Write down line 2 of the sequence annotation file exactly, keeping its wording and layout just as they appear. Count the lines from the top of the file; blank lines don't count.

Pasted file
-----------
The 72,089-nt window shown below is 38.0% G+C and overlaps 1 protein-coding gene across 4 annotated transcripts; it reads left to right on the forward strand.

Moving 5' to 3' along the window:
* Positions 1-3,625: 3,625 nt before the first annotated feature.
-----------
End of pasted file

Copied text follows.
Moving 5' to 3' along the window: